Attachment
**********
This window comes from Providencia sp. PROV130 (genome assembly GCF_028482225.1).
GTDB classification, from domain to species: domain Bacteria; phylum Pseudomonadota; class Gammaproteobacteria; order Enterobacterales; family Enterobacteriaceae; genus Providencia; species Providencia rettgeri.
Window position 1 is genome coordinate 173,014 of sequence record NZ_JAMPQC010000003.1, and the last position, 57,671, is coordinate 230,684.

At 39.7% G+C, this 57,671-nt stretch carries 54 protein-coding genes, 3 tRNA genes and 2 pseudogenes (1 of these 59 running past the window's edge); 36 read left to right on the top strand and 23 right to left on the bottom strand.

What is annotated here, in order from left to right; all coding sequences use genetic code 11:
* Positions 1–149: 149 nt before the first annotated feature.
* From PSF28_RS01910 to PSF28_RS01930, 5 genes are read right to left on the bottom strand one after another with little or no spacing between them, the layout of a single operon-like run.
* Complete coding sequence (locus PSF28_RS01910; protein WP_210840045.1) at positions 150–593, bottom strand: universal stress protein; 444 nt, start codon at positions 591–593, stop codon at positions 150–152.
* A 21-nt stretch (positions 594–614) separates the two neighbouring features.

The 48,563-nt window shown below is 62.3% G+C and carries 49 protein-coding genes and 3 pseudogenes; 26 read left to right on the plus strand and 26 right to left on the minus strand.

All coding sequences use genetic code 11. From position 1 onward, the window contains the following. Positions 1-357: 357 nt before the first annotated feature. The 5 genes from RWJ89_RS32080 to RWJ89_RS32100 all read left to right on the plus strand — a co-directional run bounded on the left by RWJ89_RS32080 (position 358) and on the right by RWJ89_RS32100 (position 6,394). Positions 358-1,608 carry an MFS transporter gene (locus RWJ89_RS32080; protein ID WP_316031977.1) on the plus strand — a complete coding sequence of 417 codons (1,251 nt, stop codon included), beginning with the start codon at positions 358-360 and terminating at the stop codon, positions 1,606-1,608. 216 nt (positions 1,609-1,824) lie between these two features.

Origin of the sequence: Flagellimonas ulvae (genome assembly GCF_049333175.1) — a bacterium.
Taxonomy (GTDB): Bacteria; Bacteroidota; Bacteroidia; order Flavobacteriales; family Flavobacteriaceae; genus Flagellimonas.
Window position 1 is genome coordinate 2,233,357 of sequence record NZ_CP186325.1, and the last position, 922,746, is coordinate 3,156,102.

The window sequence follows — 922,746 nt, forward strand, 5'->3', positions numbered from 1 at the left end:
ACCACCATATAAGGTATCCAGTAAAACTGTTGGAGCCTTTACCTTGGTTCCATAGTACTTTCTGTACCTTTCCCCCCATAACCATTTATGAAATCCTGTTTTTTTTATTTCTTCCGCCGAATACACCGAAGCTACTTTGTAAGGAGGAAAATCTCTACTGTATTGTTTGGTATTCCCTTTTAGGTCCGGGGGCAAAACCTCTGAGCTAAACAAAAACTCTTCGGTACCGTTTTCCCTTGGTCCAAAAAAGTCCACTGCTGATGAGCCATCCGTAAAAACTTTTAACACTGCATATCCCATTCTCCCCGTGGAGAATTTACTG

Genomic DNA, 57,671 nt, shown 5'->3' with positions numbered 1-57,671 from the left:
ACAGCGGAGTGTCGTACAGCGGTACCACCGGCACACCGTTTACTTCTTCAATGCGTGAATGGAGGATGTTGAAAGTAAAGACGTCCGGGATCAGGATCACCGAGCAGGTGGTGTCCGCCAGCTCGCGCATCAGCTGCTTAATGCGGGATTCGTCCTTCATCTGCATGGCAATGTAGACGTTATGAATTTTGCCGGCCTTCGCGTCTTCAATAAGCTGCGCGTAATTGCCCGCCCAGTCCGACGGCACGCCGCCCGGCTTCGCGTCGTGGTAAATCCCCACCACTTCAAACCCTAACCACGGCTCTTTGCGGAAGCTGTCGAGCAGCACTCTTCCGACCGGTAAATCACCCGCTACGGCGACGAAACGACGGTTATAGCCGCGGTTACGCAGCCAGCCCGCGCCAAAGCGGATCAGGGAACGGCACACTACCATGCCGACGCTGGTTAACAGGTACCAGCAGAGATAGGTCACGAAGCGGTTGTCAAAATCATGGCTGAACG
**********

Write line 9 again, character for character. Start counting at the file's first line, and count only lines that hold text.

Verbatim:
* A 21-nt stretch (positions 594–614) separates the two neighbouring features.